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Careful planning needed to address district’s housing needs in years ahead

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A recent assessment of housing capacity in the Hastings district has shown that while Hastings District Council’s planning should be sufficient to meet the demand over the next 10 years, it may need some flexibility regarding the timing of future greenfield development.

The assessment of the expected demand and supply of housing in Hastings over the next 30 years was a requirement of the National Policy Statement on Urban Development 2020, aimed at ensuring council’s planning and infrastructure decisions would enable the sustained high levels of demand for housing to be met into the future.

Presented to Council’s strategy and policy committee today, the assessment found that in the short to medium term over the next 10 years, about 6,500 more homes would be needed to meet demand in Hastings.

Council’s land development planning is guided by the Heretaunga Plains Urban Development Strategy (HPUDS) and its Long Term Plan planning framework.

Today councillors heard that while this level of demand could be met under the land capacity planned within HPUDS, it would be prudent to explore bringing some of that residential zoning work forward to act as a buffer, while further intensification of urban areas was explored.

Hastings mayor Sandra Hazlehurst said it was of paramount importance to achieve the right balance between addressing the district’s ongoing housing needs at the same time as protecting its fertile growing soils.

“Our growing soils are key to the health of our economy, their value can’t be understated.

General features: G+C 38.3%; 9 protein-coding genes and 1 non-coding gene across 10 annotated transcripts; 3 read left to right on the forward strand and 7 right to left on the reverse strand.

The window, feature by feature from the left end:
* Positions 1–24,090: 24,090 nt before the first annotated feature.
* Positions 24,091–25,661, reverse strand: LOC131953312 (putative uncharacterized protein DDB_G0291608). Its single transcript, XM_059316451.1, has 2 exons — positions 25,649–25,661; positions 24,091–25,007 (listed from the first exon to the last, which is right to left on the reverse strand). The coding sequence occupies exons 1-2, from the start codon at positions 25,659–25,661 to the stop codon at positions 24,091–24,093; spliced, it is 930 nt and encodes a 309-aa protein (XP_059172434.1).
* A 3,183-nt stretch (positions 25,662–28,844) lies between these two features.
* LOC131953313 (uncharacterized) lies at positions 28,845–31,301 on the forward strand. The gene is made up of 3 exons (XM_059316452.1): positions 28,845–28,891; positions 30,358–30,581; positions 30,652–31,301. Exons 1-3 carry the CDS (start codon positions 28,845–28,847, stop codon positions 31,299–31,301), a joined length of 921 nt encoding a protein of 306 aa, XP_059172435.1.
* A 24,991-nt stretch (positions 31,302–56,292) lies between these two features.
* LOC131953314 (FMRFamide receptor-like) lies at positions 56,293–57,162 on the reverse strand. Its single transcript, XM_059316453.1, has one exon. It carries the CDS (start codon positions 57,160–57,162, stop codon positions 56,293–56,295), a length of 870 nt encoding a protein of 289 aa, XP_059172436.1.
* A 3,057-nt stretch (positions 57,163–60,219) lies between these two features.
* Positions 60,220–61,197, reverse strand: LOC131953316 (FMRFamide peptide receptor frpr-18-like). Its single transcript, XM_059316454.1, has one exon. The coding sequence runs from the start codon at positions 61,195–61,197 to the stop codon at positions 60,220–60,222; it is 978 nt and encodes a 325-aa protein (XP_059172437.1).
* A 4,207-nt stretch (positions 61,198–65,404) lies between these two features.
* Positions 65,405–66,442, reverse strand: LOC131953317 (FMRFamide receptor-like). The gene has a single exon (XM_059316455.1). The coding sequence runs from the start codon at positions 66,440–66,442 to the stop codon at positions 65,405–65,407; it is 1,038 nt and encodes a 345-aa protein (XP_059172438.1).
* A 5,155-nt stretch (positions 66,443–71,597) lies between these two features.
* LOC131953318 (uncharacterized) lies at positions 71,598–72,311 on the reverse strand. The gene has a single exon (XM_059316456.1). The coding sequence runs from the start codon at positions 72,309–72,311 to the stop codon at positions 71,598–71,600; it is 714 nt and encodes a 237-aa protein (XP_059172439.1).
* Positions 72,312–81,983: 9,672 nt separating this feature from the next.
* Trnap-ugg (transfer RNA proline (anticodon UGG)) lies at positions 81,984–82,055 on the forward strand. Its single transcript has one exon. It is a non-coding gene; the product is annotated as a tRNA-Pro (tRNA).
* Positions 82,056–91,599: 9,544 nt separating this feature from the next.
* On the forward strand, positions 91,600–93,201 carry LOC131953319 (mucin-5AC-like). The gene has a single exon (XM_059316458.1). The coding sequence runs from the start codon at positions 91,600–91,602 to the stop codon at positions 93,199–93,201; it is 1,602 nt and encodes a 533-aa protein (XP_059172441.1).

“At the same time, however, we have a growing population, and people needing houses - it’s a big and complex challenge, and we have to plan carefully to manage the issues.

“As a community we need to be thinking about living differently, we have to be thinking about building upwards rather than outwards, but doing it in a way that’s sustainable and well-designed.

“This is signalled in our Hastings Place Based Housing Plan where a key part of that work is looking at how we can provide affordable, well-designed, medium density living in our existing urban areas.”

While HPUDS had made contingency for residential zoning of greenfield areas, Council will look at bringing forward the next stages of development planned for Brookvale, Lyndhurst, the Havelock Hills, Kaiapo Road and Irongate in 2030, to between 2024 and 2027.

At the same time, an updated intensification strategy identifying regulatory and non-regulatory levers and incentives for medium density housing development would be brought back to Council by June 2022.

Strategy and Policy committee chairman Bayden Barber said that it was important for Council to ensure its planning was fit for purpose and agile enough to respond to population growth, competing land uses, and other infrastructure considerations.

“HPUDS remains in force as our forward development strategy, until such time as it is replaced by a Regional Spatial Strategy, potentially in two to three years’ time.”

In the meantime Council remained committed to finishing work on existing zoned development lots at Lyndhurst, Brookvale, Howard Street and Iona providing development potential for more than 800 sections.

This was in addition to providing for another 150 affordable homes on council-owned land in Flaxmere, alongside Te Taiwhenua o Heretaunga’s 123-home Waingākau housing development.

Developers would remain in full control of developing and releasing individual lots to the open market for new home construction. 

Mr Barber said council will continue to closely monitor supply and demand in the market to inform public infrastructure investment decisions, and to encourage greater developer investment within urban areas, rather than expanding urban boundaries.  

2 November 2021

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